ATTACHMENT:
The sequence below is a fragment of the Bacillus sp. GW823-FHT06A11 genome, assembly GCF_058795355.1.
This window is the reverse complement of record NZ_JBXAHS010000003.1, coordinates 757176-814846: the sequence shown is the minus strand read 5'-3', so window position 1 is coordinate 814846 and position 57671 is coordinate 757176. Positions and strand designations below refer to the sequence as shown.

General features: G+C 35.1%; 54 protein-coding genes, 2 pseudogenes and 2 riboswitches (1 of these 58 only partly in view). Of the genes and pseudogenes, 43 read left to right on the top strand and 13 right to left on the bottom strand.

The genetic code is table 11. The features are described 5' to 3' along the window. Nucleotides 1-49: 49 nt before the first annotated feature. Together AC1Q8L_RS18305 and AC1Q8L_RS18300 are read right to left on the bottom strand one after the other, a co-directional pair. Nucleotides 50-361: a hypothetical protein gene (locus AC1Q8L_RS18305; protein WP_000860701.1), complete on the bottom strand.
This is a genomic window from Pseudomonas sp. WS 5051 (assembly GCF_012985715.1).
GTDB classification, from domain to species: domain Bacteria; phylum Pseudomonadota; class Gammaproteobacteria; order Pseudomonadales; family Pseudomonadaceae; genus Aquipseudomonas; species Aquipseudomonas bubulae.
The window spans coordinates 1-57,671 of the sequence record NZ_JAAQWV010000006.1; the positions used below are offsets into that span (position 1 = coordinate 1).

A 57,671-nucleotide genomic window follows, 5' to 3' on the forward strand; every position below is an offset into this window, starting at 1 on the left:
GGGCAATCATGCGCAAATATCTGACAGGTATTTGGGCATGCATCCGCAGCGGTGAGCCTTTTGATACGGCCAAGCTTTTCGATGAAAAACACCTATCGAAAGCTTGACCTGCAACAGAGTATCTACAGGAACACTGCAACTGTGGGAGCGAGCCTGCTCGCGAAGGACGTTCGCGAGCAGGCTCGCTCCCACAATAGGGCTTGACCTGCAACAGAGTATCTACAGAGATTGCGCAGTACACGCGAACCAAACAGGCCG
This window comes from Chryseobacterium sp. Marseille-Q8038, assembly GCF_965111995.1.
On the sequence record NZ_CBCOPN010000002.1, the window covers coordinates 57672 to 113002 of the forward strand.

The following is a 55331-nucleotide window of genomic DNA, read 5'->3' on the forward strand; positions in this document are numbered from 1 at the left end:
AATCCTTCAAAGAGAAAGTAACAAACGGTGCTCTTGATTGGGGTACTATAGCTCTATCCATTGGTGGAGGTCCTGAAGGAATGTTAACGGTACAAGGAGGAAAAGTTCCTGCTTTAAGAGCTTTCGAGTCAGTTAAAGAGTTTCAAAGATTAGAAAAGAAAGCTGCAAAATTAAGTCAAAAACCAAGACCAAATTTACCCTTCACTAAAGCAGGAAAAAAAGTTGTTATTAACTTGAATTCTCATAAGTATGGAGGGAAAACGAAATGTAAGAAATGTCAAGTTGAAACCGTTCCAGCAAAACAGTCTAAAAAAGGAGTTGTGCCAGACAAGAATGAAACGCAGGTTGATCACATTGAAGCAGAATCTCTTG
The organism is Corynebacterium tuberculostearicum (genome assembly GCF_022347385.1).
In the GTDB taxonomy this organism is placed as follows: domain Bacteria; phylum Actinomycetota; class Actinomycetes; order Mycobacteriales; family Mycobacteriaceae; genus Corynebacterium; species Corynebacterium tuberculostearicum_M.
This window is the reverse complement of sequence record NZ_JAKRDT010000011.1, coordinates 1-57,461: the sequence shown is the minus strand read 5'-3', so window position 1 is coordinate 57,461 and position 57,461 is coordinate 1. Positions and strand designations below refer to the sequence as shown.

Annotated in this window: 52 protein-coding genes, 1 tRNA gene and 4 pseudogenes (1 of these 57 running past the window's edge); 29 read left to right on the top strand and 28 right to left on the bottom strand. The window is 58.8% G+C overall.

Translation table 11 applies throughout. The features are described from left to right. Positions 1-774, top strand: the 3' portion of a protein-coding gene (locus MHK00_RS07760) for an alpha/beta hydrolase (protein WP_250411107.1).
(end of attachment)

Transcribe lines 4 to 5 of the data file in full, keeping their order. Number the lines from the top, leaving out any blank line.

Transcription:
The genetic code is table 11. The features are described 5' to 3' along the window. Nucleotides 1-49: 49 nt before the first annotated feature. Together AC1Q8L_RS18305 and AC1Q8L_RS18300 are read right to left on the bottom strand one after the other, a co-directional pair. Nucleotides 50-361: a hypothetical protein gene (locus AC1Q8L_RS18305; protein WP_000860701.1), complete on the bottom strand.
This is a genomic window from Pseudomonas sp. WS 5051 (assembly GCF_012985715.1).